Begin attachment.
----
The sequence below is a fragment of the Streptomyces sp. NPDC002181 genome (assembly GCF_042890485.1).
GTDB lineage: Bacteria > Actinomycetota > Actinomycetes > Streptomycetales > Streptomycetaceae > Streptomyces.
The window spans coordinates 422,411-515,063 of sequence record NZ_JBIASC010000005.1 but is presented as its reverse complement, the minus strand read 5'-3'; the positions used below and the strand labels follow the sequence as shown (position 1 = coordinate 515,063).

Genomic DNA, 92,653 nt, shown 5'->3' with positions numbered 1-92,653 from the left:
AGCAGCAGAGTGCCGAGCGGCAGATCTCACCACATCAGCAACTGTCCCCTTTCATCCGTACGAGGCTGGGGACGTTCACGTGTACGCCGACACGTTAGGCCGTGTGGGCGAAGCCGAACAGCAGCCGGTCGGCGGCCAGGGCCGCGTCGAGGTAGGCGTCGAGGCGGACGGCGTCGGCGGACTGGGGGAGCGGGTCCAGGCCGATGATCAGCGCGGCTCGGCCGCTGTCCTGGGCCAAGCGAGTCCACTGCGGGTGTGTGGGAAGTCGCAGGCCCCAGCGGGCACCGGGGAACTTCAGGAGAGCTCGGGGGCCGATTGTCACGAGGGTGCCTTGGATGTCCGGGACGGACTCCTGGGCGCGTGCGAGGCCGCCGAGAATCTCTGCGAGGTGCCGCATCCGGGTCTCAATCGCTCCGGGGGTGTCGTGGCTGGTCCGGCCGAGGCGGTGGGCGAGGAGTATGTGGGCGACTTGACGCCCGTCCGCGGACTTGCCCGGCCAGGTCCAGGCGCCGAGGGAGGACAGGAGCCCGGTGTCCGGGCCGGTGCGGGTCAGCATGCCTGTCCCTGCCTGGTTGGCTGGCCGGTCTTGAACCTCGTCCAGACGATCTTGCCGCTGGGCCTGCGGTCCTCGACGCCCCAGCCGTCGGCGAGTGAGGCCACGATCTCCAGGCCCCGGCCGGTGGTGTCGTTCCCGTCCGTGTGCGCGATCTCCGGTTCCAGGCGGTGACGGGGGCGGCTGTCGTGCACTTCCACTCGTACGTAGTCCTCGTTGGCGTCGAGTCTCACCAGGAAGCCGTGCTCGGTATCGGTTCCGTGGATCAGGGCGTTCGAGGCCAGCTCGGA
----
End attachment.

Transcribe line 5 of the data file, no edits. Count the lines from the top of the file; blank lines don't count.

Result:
AGCAGCAGAGTGCCGAGCGGCAGATCTCACCACATCAGCAACTGTCCCCTTTCATCCGTACGAGGCTGGGGACGTTCACGTGTACGCCGACACGTTAGGCCGTGTGGGCGAAGCCGAACAGCAGCCGGTCGGCGGCCAGGGCCGCGTCGAGGTAGGCGTCGAGGCGGACGGCGTCGGCGGACTGGGGGAGCGGGTCCAGGCCGATGATCAGCGCGGCTCGGCCGCTGTCCTGGGCCAAGCGAGTCCACTGCGGGTGTGTGGGAAGTCGCAGGCCCCAGCGGGCACCGGGGAACTTCAGGAGAGCTCGGGGGCCGATTGTCACGAGGGTGCCTTGGATGTCCGGGACGGACTCCTGGGCGCGTGCGAGGCCGCCGAGAATCTCTGCGAGGTGCCGCATCCGGGTCTCAATCGCTCCGGGGGTGTCGTGGCTGGTCCGGCCGAGGCGGTGGGCGAGGAGTATGTGGGCGACTTGACGCCCGTCCGCGGACTTGCCCGGCCAGGTCCAGGCGCCGAGGGAGGACAGGAGCCCGGTGTCCGGGCCGGTGCGGGTCAGCATGCCTGTCCCTGCCTGGTTGGCTGGCCGGTCTTGAACCTCGTCCAGACGATCTTGCCGCTGGGCCTGCGGTCCTCGACGCCCCAGCCGTCGGCGAGTGAGGCCACGATCTCCAGGCCCCGGCCGGTGGTGTCGTTCCCGTCCGTGTGCGCGATCTCCGGTTCCAGGCGGTGACGGGGGCGGCTGTCGTGCACTTCCACTCGTACGTAGTCCTCGTTGGCGTCGAGTCTCACCAGGAAGCCGTGCTCGGTATCGGTTCCGTGGATCAGGGCGTTCGAGGCCAGCTCGGA